The chorus of the first track “Hello, It’s Me Again” of Adele’s newest album 23 sent disturbing, Christmas-themed chills down my spine. These chills remained while I listened to the other 22 tracks as I unreluctantly let Adele take me through a Christmas season I had never known. On the heels of 25’s success, Adele has managed to release another album, one closer to her heart and the holiday spirit. 23: Twenty-Three Christmas Songs to Remind You of Your Ex will force you to ask the questions, “Whose hand am I holding this Christmas Eve?” and “Do I still have to buy presents for my parents?”
While the world thought Adele had broken every record imaginable, 23 has broken a few more: the record number of times an artist has reintroduced himself or herself, the record for amount of musical instruments omitted from an album, and the number one record sales in the female 60–70 year old demographic. In addition to this, Adele is expected to win the remaining Grammy awards that she could not with 25. She will take home one Grammy for most discrete record release of all time and another Grammy for releasing her albums out of order. While 23 has managed to make music industry history, this speaks nothing of its charm and Christmas finesse as the world begins to tackle the holiday spirit, unbearably surrounded by those we’re forced to love.
When asked why Adele felt the need to record “Hello, It’s Me Again,” she told reporters that the first one felt insincere. She insisted that the fur coat, the long nails, and the flip phone were nothing but theater props of “Hello’s” music video, but she reassured the world that the music video for this re-reintroduction would be genuine, filmed in her own home, and on her own iPhone. After a few soulful classics, including “Someone Like Emmanuel” and “Rolling in the Christmas Dough,” we stumble across the first puzzling track of the album. The song—if you can call it that—is titled “23 Christmas Minutes,” and, from the powerhouse of Adele, we would expect an instant classic somehow metaphorically tying 23 minutes to Christmas acceptance. Instead, the people of the world sit together, our hearts bleeding for Adele, as she sobs into a microphone for 23 minutes straight. Adele defended the artistic style of this specific track with a simple comment, “People know me as a done-up pretty lil’ thing, but nobody knows what it’s really like to be Adele.”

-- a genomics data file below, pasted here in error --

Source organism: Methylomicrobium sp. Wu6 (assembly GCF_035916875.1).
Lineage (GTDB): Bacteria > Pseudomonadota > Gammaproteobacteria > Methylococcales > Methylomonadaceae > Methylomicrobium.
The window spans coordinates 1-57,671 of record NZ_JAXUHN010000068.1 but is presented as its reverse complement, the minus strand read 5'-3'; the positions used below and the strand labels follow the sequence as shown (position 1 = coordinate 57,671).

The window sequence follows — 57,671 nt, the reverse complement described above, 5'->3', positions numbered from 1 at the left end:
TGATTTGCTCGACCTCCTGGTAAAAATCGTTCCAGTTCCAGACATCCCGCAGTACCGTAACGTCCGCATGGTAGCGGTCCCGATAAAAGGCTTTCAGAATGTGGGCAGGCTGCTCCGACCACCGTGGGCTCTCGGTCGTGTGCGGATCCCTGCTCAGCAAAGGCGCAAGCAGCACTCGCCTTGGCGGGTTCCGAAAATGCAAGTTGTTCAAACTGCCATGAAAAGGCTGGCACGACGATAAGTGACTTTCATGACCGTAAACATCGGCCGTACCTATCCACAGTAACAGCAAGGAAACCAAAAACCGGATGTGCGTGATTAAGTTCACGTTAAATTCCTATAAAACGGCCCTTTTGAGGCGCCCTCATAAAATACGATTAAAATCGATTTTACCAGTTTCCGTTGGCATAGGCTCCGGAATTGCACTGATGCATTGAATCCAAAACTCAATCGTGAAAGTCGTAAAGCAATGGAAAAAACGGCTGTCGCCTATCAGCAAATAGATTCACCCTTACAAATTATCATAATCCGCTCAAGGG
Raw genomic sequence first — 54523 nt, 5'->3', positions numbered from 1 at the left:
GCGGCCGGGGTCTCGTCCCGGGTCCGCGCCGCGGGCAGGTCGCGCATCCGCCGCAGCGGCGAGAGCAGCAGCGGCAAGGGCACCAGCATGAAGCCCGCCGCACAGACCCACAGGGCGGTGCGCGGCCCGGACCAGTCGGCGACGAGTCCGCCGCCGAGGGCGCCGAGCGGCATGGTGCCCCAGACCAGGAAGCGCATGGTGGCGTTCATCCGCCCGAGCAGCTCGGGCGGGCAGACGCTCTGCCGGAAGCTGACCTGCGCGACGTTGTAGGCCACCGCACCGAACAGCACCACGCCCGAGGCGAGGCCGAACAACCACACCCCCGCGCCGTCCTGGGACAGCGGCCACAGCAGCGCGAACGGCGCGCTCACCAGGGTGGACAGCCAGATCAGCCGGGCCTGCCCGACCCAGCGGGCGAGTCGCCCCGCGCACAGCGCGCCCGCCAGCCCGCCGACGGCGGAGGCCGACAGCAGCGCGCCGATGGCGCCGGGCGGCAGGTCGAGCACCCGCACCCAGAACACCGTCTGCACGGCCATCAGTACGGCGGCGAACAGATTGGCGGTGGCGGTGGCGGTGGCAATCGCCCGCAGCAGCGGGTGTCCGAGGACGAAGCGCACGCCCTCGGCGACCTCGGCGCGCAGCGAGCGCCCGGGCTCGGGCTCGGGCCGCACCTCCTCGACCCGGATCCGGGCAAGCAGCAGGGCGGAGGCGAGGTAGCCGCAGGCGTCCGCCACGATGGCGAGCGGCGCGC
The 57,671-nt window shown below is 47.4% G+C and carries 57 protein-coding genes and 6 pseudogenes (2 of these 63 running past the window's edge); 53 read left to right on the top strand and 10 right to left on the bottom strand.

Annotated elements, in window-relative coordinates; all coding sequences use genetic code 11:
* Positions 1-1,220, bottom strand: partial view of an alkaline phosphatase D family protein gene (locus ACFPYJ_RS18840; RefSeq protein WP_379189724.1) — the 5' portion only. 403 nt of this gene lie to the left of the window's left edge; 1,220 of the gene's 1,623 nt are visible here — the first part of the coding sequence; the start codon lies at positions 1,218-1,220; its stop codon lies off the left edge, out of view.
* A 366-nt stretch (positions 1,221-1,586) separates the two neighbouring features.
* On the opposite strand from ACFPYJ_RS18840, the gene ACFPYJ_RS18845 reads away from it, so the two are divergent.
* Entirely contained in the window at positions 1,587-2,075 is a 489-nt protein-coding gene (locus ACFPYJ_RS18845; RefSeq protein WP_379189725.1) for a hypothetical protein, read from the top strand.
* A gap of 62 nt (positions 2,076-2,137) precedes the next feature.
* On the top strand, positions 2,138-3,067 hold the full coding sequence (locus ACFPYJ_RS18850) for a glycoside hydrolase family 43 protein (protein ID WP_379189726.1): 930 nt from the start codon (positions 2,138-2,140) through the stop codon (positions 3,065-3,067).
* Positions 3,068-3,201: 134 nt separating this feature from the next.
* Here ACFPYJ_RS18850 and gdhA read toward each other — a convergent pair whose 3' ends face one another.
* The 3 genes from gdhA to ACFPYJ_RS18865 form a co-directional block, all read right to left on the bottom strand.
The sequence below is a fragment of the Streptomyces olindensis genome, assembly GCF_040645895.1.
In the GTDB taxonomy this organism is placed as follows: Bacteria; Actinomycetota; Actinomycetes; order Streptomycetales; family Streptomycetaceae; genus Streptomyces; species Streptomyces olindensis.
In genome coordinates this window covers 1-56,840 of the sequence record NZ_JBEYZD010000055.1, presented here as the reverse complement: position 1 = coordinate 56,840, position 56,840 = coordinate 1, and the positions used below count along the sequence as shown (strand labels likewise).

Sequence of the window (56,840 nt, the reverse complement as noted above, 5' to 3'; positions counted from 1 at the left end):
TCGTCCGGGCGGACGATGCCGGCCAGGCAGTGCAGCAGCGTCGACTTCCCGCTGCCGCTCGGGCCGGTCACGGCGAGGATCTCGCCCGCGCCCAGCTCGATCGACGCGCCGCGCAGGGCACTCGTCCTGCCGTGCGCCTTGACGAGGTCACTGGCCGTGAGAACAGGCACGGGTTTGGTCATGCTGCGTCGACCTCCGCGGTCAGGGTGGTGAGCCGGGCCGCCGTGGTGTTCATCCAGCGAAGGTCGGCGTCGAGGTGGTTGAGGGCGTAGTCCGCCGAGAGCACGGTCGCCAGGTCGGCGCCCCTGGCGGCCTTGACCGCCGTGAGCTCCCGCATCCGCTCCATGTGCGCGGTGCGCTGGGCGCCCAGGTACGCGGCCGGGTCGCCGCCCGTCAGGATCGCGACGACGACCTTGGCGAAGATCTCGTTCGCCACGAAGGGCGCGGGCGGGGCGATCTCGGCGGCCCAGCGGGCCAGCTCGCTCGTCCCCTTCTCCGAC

This holiday collection continues with “I Saw You Kissing Santa Claus,” where Adele cheerfully interrogates her ex-boyfriend about his sexuality, but the album takes a mournful dip with the next track, “Rudolph and Me,” as Adele recounts the many enjoyable Christmas Eves she spent with her neighbor’s dog, Rudolph. All of humanity held its breath when, on a frigid Christmas night, she sings, “I remember how much you hated me when I painted your nose red.” Following that, Adele takes on some more Christmas classics, letting the pop music of the holidays guide the listener smoothly through the rest of the album. Before we know it, songs like “I Ain’t Coming Home For Christmas,” “Aunt Cathy is Telling Rumors,” and “The Lights Set Fire to the Tree” remind us of everything we love about the holidays: how family is abundant, how we love those knitted sweaters, and how we can’t wait for January.
The finale of this album justifies every bit of confusion we collected along this journey. Adele’s parting song from 23, “Mo Years, Mo Albums,” promises that the prospects are bright. As she tells her story of 2015, she drops subtle hints along the way that she will be releasing a special album for each holiday in 2016. She confirms one thing before leaving us to ever wonder which holiday she will celebrate next: Christmas is a spirit of gift-wrapping, sobbing uncontrollably, album releases, and new beginnings. Take her parting words of advice, “When in doubt, reintroduce yourself.”